Chia seed, hemp seed, sesame seed, flaxseed, linseed — it's hard to keep them all straight. One thing you can be sure of is that eating more of them can benefit your health. When it comes to linseed vs. flaxseed — and their meals — there's little confusion because they are the same thing.
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Flaxseed and linseed meal are the same thing, but flaxseed is most often used to refer to the human food source.
Linseed vs. Flaxseed Meal
Linseed and flaxseed come from the same plant, Latin name Linum usitatissimum, which means "very useful." Indeed it is. Cultivated as a crop since the beginning of human civilization, it was first used in the U.S. by colonists to produce clothing. It is also used as animal feed, to make paper and as a furniture polish.
In the 1990s, researchers began to investigate the seeds' biologically active components and their potential effects on human health, and flax eventually became an important human food, referred to as a functional foo_d_. These healthful components chiefly include dietary fiber and omega-3 fatty acids.
The major difference between flaxseed and linseed is simply a matter of purpose. When consumed as a food, it is called flaxseed; when used for other purposes, it is typically referred to as linseed, according to a September 2014 article in the Journal of Food Science and Technology. Linseed meal may be used in feed for livestock or to make fabric or paper, but flaxseed meal is the type you will find on grocery store shelves — or that you can make at home by finely grinding the seeds.
Flaxseed Fiber Facts
Flaxseeds contain all three macronutrients — protein, fiber and fat — and in significant amounts. One tablespoon has nearly 2 grams of fiber, per USDA data. That amount is 8 percent of the recommended dietary intake (RDI) for women and 5 percent of the RDI for men, according to the Dietary Guidelines for Americans.
Dietary fiber accounts for a minimal amount of the calories in flaxseed, but it makes a crucial contribution to digestive and heart health.
Fiber is primarily found in the seed's outer covering. The tough, chewy hull isn't well digested by the body; therefore, it remains relatively unchanged, adding bulk to waste and helping it move more easily through the digestive tract to be excreted. This normalizes bowel movements and maintains colon health, protecting against maladies such as diverticular disease and colon cancer.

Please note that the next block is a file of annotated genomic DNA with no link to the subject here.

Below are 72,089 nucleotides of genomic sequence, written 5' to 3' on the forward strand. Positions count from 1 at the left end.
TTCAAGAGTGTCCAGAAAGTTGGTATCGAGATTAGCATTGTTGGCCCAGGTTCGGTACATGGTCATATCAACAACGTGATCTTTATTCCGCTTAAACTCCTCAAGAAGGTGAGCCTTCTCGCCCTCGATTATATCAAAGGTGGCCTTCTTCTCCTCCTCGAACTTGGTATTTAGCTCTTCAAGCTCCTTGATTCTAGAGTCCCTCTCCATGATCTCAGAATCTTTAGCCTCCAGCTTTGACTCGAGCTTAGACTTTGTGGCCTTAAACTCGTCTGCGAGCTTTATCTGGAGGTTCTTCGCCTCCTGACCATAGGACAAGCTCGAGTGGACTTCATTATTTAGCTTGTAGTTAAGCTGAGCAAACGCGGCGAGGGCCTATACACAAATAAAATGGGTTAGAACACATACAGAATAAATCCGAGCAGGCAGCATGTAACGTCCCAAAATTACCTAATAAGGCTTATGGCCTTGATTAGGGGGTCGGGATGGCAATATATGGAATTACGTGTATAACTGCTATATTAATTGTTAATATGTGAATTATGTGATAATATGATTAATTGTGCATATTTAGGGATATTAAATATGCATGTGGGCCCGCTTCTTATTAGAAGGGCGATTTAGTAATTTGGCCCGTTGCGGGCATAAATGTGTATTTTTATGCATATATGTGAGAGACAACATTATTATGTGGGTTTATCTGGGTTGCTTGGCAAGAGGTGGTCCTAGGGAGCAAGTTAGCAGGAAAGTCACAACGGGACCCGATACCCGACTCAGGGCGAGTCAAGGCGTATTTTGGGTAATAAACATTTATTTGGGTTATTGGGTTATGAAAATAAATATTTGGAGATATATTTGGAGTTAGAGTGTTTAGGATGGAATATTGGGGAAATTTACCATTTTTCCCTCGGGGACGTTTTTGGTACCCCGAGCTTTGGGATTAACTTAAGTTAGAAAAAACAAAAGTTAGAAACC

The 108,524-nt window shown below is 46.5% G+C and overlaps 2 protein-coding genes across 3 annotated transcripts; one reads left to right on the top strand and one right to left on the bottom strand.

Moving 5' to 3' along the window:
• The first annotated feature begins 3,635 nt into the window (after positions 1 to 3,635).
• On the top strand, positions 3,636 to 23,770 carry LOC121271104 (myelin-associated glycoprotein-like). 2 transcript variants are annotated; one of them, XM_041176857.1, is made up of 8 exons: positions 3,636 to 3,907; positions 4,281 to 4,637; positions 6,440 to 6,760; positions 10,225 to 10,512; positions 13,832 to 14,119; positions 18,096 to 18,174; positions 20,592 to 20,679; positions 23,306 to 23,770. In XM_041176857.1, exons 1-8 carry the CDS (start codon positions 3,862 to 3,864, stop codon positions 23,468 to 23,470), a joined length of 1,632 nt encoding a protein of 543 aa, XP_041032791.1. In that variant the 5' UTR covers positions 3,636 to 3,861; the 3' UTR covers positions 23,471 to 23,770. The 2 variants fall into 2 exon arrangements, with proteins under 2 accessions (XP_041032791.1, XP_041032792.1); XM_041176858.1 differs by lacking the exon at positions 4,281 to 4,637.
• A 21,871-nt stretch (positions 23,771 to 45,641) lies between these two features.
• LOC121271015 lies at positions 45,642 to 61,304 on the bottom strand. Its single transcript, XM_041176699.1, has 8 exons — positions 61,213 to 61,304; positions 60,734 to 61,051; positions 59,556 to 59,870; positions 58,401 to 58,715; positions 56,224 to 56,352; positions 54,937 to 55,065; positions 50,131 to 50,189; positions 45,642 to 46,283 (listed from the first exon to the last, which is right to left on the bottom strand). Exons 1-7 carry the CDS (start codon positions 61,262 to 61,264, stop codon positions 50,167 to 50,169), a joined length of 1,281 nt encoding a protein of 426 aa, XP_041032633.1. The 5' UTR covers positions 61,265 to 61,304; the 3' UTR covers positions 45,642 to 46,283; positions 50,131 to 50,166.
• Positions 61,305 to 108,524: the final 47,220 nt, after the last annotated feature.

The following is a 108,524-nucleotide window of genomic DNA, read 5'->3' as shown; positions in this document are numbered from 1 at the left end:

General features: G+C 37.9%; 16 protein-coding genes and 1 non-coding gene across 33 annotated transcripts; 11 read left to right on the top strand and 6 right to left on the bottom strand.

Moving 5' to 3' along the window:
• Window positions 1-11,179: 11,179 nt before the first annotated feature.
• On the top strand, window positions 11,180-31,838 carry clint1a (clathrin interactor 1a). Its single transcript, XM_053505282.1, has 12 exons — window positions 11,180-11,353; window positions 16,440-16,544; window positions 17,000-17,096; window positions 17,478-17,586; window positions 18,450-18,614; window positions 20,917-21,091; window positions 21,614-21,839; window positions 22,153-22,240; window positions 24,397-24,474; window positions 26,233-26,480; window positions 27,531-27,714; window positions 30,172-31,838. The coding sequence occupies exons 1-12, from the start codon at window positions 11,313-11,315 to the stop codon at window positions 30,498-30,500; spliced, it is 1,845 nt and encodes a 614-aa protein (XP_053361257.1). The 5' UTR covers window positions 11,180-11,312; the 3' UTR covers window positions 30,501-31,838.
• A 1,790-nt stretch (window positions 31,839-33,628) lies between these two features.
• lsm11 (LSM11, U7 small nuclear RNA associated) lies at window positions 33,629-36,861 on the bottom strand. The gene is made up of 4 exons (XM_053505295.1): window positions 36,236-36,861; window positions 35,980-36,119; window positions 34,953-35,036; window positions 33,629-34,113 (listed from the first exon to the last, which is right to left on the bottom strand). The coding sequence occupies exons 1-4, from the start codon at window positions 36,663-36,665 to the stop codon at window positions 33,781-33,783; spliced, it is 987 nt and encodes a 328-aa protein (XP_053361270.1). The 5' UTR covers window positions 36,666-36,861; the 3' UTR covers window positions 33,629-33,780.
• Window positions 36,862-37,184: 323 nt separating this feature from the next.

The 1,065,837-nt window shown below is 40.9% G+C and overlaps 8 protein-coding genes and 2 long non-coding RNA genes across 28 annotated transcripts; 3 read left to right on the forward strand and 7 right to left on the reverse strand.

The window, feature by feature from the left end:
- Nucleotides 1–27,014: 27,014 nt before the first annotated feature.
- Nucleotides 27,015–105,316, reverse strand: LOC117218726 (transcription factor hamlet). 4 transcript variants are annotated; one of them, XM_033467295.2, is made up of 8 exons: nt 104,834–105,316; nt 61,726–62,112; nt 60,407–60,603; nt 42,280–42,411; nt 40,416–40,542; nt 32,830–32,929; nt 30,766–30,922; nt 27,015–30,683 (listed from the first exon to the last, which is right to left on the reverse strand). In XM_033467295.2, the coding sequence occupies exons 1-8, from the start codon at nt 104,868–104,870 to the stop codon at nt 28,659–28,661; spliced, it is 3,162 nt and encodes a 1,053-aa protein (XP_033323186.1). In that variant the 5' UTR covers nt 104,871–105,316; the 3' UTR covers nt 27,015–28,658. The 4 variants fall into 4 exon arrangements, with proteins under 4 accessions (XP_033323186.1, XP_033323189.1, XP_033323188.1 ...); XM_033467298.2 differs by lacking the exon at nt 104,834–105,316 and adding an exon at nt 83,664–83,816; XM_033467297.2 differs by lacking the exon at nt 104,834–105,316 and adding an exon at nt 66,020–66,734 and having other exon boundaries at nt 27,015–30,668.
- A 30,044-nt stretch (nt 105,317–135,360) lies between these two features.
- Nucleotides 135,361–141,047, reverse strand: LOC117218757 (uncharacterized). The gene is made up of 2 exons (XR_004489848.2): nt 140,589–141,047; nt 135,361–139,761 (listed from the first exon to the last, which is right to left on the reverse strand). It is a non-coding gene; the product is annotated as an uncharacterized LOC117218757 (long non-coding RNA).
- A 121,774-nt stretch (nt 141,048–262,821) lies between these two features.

Flaxseeds are a particularly rich source of one type of fiber called soluble fiber. As its name implies, soluble fiber changes when it comes in contact with fluids in the stomach, turning into a gel-like substance. It isn't absorbed by the body and doesn't provide nutrients, but it does attract unhealthy cholesterol and carry it out of the body.
High-fiber diets are associated with decreased cholesterol and improved cardiovascular health, according to a study in the International Journal of Environmental Research and Public Health in May 2015.
Read more: 19 High-Fiber Foods — Some May Surprise You!
Plant-Based Healthy Fats
Flaxseeds can also contribute to a healthy heart and brain by providing omega-3 fatty acids. This type of polyunsaturated fat can actually help improve your cholesterol profile, by increasing levels of healthy high-density lipoproteins (HDL) that help remove bad cholesterols from your body. Higher HDL blood levels are associated with reduced risk of heart disease.
Omega-3s also have anti-inflammatory effects that contribute to improved heart health by preventing hardening of the arteries, or atherosclerosis. Further, they have neuroprotective effects. A wealth of research has examined omega-3s' role in neurodegenerative diseases such as Alzheimer's.
According to a review in BioMed Research International in February 2015, there is promising evidence in humans that omega-3s can prevent or slow the cognitive decline in the early stages of Alzheimer's, but more research is needed.
The best sources of omega-3s are fish and other seafood; however, plant-based vegetarian and vegan diets must rely on alternative sources, such as flaxseed. The concern is that the omega-3s in plant foods aren't as easily absorbed as the fatty acids in marine foods.
Fish and other animal foods contain two types of omega-3s — eicosapentaenoic acid (EPA) and docosahexaenoic acid (DHA). Flaxseeds and other plant foods contain a third type of omega-3 called alpha-linoleic acid (ALA). The body can use EPA and DHA as is, but it must convert ALA into EPA and DHA. However, only 10 to 15 percent of ALA becomes EPA and DHA, and the rest is burned as energy, according to Harvard Health Publishing.
While flaxseeds can contribute to adults' daily DHA and EPA needs, people who follow plant-based diets may need additional sources. According to an article in Marine Drugs in January 2018, microalgae are a significant plant-based source of EPA and DHA.
- Marine Drugs: "Marine Cryptophytes Are Great Sources of EPA and DHA"
- Harvard Health Publishing: "Why Not Flaxseed Oil?"
- BioMed International: "Omega-3 Fatty Acids in Early Prevention of Inflammatory Neurodegenerative Disease: A Focus on Alzheimer’s Disease"
- Journal of Food Science and Technology: "Flax and Flaxseed Oil: An Ancient Medicine & Modern Functional Food"
- USDA FoodData Central: "Seeds, Flaxseed"
- International Journal of Environmental Research: "Beneficial Effect of Higher Dietary Fiber Intake on Plasma HDL-C and TC/HDL-C Ratio Among Chinese Rural-to-Urban Migrant Workers"
- Mayo Clinic: "Dietary Fiber: Essential for a Healthy Diet"
- Cleveland Clinic: "Omega-3 Fatty Acids"
- Mayo Clinic: "HDL Cholesterol: How to Boost Your 'Good' Cholesterol"
- Health.gov: "Dietary Guidelines for Americans, 2015-2020: Appendix 7. Nutritional Goals for Age-Sex Groups Based on Dietary Reference Intakes and Dietary Guidelines Recommendations"